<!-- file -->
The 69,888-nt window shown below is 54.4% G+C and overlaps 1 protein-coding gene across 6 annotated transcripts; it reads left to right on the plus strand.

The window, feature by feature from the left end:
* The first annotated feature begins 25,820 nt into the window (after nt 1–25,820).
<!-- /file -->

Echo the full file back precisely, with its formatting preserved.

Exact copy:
The 69,888-nt window shown below is 54.4% G+C and overlaps 1 protein-coding gene across 6 annotated transcripts; it reads left to right on the plus strand.

The window, feature by feature from the left end:
* The first annotated feature begins 25,820 nt into the window (after nt 1–25,820).